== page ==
Social media is full of calls for peace in Kenya. I see them every day. My guess is that you do too. They are so clamorous, it is impossible to ignore them. And recently, another call has come which many consider, wrongly in my opinion, to be the opposite of this call. It is a call for justice, transparency and fairness in the upcoming elections. If these are assured, so the call goes, there will be no need to call for peace, for peace will be their fruit.
I have to admit I also succumbed to the bandwagon of the evangelists of peace, and posted some peace stuff on Facebook recently. Moreover, every day, when I go to Mass, before the end, we say this prayer for peace in the country. It has been specially written and printed precisely for this purpose, with the title “PRAYER FOR PEACEFUL ELECTIONS IN KENYA.” It is a beautiful prayer, and I say it with gladness, for love of God and country. But I find the whole experience just a tad weird, a bit out of place.
Why should peace not be one of those things we take for granted in an election year? Aren’t there enough things already to worry about? Things like having to wake up early in the morning and queue for half a day to get a chance to scribble some markings on a sheet of paper and drop it into a plastic box. Things like going back home after this tedious process, anxious that what you just did was useless and your candidate won’t win anyway, that you just wasted your time. Things like following the process of vote-counting with your heart in your mouth, ready to jump out should any unexpected news, nay, any news, come from the mouth of some impertinent reporter.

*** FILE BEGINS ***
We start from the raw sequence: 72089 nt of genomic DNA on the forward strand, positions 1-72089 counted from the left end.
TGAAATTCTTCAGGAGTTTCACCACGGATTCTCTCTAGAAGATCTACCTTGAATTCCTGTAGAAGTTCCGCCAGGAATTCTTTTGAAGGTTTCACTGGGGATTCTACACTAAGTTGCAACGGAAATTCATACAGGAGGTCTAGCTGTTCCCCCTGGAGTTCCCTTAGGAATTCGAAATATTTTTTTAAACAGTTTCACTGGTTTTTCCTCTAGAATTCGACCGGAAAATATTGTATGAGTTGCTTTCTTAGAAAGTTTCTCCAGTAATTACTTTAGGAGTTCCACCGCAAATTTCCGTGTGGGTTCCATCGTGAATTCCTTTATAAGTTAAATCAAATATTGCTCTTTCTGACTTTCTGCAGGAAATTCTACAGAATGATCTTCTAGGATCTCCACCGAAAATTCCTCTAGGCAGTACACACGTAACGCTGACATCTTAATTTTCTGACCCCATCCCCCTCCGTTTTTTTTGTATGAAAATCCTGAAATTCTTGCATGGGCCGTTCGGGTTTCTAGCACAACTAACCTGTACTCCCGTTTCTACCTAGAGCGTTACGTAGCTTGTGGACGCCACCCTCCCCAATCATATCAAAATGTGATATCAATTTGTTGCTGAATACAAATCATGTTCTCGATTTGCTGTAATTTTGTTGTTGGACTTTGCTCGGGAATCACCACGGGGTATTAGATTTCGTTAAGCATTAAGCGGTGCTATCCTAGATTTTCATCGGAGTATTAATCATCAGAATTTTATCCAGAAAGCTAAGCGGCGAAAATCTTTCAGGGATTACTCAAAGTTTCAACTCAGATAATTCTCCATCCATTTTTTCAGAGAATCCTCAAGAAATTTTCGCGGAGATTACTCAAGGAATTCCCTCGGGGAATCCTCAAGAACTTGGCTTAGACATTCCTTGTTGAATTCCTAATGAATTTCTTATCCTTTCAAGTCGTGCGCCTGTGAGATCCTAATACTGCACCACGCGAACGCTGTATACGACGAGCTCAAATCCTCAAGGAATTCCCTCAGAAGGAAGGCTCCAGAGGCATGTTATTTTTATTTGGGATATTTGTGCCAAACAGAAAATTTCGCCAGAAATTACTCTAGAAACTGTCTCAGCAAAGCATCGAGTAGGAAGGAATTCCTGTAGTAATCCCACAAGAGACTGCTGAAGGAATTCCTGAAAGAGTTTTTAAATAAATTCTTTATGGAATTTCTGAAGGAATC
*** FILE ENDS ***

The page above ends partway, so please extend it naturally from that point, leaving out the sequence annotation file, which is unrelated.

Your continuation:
I ask you my fellow Kenyans, aren’t these things already enough causes for worry? Why should I then, after applying my heart and mind to this drab obligation of democracy, this one boring prerequisite of a claim to self-governance, have to worry also about peace? Why should I not assume that peace will be mine whether my preferred candidate wins or loses? Why should you plaster my social media feed with calls for peace as if Kenya were at war? Why should I plaster yours?
It is true that our calls and concerns for peace are motivated, in the main, by our memories of 2007/08 PEV. The trauma, the pain and the loss are still too close behind us to dismiss. Nobody can forget that time when Kenya infamously came so close to full-scale civil war. The luxury of forgetting it, or rather not having experienced it, is reserved only for those who were born after the madness had abated.
But it is also true the oldest of those people, if you need reminding, is only nine years old this year. Too young to participate in our democracy. Too young to know that the peace they enjoy can be shattered at a moment’s notice. In fact, too young to know that peace is something to be worried about. The implication is that every Kenyan calling for peace on social media and praying for it in church was a conscious witness to the depths of barbarity into which we descended in those dishonourable times. None of us has forgotten. And no, none of us needs reminding.